7. What lovely memories Elaine! The Crone is so important in a young child’s life when s/he is a beneficial and loving presence. I have only vague memories of my grandmothers, both of whom lived with our family at various stages. My paternal grandmother I remember as being dark and brooding as per her Norwegian make up and my maternal Scots grandmother I can barely remember, only that she was fair and blue eyed. I don’t recall treats from them! I surely would have had we received them. Maybe this helps me to realise to be a loving presence in my son and daughter-in-law’s lives when their baby is born. Yes, I’ve heard that the grandparents fall in love all over again with their grandchildren. My parents were very sweet and kind to my sons when they were small so I could be witness to the positive effect of grandparents .. thank you, this was a lovely, delicious and charming post.

    • Thank you, Susan. I agree you have an opportunity to be a huge positive force in your grandson’s life. My grandma expressed herself through music and food, but I also had a Great Aunt Grace who read me stories and made special food treats. I loved her and felt loved, plus she introduced me to terrific books. Aren’t you already in love with this baby and want to know about his kicks? I’m in love with you from afar. Blessings in the midst of and despite the chaos.

  8. Wow! That’s surely a wonderful memory. I wish I could see my grandparents; they were passed away as I was born. But I can remember the shop with its old barrel with which the shop owner made the ice cream. I will never forget the smell of this delicious product when I used to pass by the shop. Thank you, dear Elaine, for sharing such beautiful memory.

    • I’m sorry you never met your grandparents, Aladin. You had a rough childhood in so many ways. I’m fortunate I knew all four and they were loving. Still, you can taste Great Mother in that delicious ice cream. I haven’t had many dreams lately and wondered, “Where is the Great Mother?” All I had to do was remember visiting my grandma on the farm. She was a power woman and Great Mother.

  9. Your post is a delight in so many ways, Elaine. The photo of your Grandma and Grandpa standing next to each other at the farm has me smiling from ear to ear, and the memory of homemade peach ice cream has me both salivating and traveling down memory lane. Actually, my first memory was not of homemade ice cream but of hearing the sound of the ice cream truck jingle (I have learned that the one from my era has racist origins) and running towards it with my short 3 year-old legs and my fist clenched tightly around a nickel.

    I only knew one of my grandparents, and unfortunately she had lived a life deprived of love, which did not allow her to feel and express love. There is a strange synchronicity in that, on the day you posted your piece, I was writing with my writing partner on the topic of family secrets. Unexpectedly, what came out was my terror as a young child at seeing a knife peek out from under my grandmother’s pillow when we were visiting and I was sharing her bed. At the time, there was nowhere I knew to seek comfort.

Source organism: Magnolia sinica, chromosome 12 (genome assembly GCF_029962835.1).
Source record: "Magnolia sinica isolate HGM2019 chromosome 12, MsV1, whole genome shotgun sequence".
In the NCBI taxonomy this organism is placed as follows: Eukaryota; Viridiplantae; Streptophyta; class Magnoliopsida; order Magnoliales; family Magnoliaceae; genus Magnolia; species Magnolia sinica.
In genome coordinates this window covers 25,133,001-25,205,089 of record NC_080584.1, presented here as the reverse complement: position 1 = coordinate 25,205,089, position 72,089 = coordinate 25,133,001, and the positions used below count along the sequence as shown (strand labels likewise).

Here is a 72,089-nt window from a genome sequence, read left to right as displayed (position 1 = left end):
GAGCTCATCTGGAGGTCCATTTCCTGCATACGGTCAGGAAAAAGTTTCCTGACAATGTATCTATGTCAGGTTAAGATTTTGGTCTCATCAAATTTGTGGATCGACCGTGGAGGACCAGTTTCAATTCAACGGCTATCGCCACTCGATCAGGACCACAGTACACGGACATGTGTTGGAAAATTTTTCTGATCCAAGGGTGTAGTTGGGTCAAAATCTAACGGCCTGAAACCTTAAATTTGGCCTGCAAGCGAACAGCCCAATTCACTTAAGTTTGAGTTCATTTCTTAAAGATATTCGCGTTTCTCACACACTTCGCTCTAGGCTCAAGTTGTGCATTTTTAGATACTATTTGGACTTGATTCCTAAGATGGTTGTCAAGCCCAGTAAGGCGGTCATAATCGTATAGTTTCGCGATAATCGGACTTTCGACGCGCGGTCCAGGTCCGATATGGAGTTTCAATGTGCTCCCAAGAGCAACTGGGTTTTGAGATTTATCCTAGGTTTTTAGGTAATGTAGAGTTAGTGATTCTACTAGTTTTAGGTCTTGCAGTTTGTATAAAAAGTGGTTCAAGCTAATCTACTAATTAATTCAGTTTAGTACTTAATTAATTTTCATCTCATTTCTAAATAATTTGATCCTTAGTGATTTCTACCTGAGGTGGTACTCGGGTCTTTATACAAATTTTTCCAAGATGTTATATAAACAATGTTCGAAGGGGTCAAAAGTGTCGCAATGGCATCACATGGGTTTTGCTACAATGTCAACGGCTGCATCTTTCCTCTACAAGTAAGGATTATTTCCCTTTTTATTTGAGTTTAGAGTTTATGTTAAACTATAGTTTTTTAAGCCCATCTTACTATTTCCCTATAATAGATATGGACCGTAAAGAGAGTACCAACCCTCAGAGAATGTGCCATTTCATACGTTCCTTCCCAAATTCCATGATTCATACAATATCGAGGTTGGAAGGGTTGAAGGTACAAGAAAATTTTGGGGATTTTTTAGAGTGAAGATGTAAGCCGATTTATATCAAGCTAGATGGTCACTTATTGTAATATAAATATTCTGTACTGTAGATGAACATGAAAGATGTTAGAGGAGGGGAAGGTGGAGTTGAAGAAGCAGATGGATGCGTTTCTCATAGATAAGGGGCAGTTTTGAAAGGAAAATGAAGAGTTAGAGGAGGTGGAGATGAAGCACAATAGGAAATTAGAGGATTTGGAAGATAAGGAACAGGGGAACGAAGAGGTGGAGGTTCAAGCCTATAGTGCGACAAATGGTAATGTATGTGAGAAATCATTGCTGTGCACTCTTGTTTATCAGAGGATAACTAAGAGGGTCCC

Reading your post has me searching for someone from my childhood who felt like a positive Great Mother. In particular, there was a lovely woman named Pat who was a friend of my parents, and even though I did not get to see her often, I vividly remember the feeling of safety being in her presence. Thanks to you, I am going to choose for my writing topic this week the ways that the Great Mother has shown up in my life. Love, Anne

    • Anne, the ice cream truck jingle was in town where I lived with my brother and parents, 10 miles from the farm. My mom often said No! about ice cream. My grandma always said Yes. That knife is a scary image–why did she have a knife under her pillow and what did she plan to do with it? Of course you’ll never know and she wouldn’t have said. I have a few Great Mother figures, but both my grandmothers qualify. My maternal grandmother was quiet and sweet, but loving. All four of my grandparents were loving. We lived in Michigan when my dad died, so my maternal grandparents showed up most weekends that year. Grandma Margaret (my middle name) often brought a homemade pie. Her cooking was bland, but it was homemade and by then my mom was a devotee of TV dinners and chicken pot pies. I had to learn to cook in self-defense.

      It feels important to remember the feminine influences in our life since the masculine influences were often so dominating. My maternal grandmother was so loved by my grandfather. She was about 5 feet tall and he was over 6 feet. I remember his hand caressing her wrinkled cheek in the sweetest way. I was fortunate to be exposed to many loving marriages as a kid. Great Mother, hold us in your lap now. Love from here.